NASA’s Deep Impact gives clues how to discover water on distant planets

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Greenbelt (MD) – NASA’s search for extrasolar, earth-like planets is one of the most fascinating scientific projects of our time. 300 “alien worlds” have been found so far, but it remains difficult to determine whether there is water present on those planets in order to support life as we know it. Scientists now have found a way to discover water using NASA’s over a distance of tens of millions of miles.

It seems that there is now enough technology that allows astronomers to explore millions of planets throughout our galaxy. NASA recently launch the Kepler space telescope which will survey more than 100,000 planets in the Cygnus-Lyra region over the course of the next three years in the hope to discover planets that could sustain life.

This particular mission aims to identify at least a handful of such planets, but they clearly will be too far away to say for sure how the conditions on these planets really are. Scientists from the University of Washington claim to have now found a new method that could provide astronomers with clues whether these planets have oceans of water or not.

"A 'pale blue dot' is the best picture we will get of an earth-like extrasolar world using even the most advanced telescopes planned for the next couple decades," said Nicolas Cowan, of the University of Washington. "So how do we find out if it is capable of supporting life? If we can determine that the planet has oceans of liquid water, it greatly increases the likelihood that it supports life. We used the High Resolution Imager telescope on Deep Impact to look at earth from tens of millions of miles away - an 'alien' point of view - and developed a method to indicate the presence of oceans by analyzing how earth's light changes as the planet rotates. This method can be used to identify extrasolar ocean-bearing earths."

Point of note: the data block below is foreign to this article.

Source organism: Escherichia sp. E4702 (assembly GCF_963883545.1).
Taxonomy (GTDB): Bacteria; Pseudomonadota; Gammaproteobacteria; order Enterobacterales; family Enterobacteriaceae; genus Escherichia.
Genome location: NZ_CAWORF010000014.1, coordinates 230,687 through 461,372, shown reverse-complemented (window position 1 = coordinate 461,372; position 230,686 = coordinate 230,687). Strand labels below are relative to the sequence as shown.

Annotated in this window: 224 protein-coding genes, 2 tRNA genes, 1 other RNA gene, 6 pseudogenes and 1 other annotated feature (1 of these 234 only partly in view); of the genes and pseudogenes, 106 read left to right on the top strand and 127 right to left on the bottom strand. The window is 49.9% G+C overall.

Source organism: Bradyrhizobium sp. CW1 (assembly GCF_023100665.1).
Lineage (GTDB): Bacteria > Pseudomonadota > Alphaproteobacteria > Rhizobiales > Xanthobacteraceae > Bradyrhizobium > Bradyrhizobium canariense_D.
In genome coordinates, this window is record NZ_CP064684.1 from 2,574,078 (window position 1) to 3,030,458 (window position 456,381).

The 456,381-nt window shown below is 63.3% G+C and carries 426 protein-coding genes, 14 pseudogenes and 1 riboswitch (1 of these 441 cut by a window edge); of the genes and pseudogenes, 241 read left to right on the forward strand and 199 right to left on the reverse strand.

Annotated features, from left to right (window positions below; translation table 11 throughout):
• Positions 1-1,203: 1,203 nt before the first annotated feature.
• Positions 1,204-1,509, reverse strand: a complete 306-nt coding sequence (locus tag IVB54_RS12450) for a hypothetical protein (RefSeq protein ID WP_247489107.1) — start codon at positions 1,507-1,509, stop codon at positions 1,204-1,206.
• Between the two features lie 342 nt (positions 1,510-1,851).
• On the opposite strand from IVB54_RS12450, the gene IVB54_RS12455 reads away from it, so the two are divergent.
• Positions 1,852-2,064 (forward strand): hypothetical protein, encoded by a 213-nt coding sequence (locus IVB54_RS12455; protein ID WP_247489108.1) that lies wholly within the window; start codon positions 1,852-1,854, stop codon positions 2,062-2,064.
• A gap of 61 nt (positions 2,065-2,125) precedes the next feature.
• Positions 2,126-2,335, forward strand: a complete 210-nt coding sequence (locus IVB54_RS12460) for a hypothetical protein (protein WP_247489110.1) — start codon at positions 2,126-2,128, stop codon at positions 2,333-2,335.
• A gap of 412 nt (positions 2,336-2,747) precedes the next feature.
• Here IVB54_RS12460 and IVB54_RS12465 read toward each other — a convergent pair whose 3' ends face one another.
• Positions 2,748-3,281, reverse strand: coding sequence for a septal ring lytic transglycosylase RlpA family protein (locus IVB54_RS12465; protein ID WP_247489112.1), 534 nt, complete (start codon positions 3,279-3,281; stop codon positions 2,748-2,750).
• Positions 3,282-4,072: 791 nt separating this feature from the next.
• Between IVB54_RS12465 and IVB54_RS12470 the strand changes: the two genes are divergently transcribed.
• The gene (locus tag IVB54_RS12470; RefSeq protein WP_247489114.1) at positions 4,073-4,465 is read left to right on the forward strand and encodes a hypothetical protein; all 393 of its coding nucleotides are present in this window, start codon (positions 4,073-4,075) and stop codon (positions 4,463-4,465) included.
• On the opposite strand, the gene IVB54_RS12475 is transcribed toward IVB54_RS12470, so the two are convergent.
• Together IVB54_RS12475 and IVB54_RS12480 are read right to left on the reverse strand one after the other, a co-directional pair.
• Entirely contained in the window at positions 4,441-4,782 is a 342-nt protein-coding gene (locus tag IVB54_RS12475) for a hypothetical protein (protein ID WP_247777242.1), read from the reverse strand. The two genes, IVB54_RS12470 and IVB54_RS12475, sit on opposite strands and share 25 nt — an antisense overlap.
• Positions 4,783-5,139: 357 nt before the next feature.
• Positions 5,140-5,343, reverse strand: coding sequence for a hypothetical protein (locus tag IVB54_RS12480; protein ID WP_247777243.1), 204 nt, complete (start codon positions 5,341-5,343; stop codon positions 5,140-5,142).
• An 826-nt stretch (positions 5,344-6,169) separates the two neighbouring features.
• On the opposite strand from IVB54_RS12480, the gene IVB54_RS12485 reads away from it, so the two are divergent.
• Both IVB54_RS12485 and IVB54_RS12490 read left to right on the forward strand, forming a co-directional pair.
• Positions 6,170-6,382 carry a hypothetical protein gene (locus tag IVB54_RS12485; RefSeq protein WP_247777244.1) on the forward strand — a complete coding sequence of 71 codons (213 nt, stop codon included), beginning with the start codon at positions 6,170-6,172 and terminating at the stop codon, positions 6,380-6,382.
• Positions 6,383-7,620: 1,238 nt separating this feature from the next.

Deep Impact was used by NASA to release a probe into the Tempel 1 comet back in July 2005 and has since then been cruising through space, waiting for new missions.

The project group explained that earth “looks blue all the time because of Rayleigh scattering of sunlight by the atmosphere,” the same reason that the sky appears blue to us down on the surface. "What we studied in this paper was how that blue color changes in time: oceans are bluer than continents, which appear red or orange because land is most reflective at red and near-infrared wavelengths of light. Oceans only reflect much at blue (short) wavelengths," said Cowan.

"A spectrum of the planet's light that reveals the presence of water is necessary to confirm the existence of oceans," said Drake Deming, a co-author of the paper at NASA's Goddard Space Flight Center in Greenbelt. Instruments that produce a spectrum are attached to telescopes and spread out light into its component colors, like a prism separates white light into a rainbow. Every element and molecule emits and absorbs light at specific colors. These colors can be used like a fingerprint to identify them.

"Finding the water molecule in the spectrum of an extrasolar planet would indicate that there is water vapor in its atmosphere, making it likely that the blue patches we were seeing as it rotates were indeed oceans of liquid water. However, it will take future large space telescopes to get a precise spectrum of such distant planets, while our technique can be used now as an indication that they could have oceans," said Deming.

The project team said that the technique only requires relatively crude spectra to get the intensity of light over broad color ranges.

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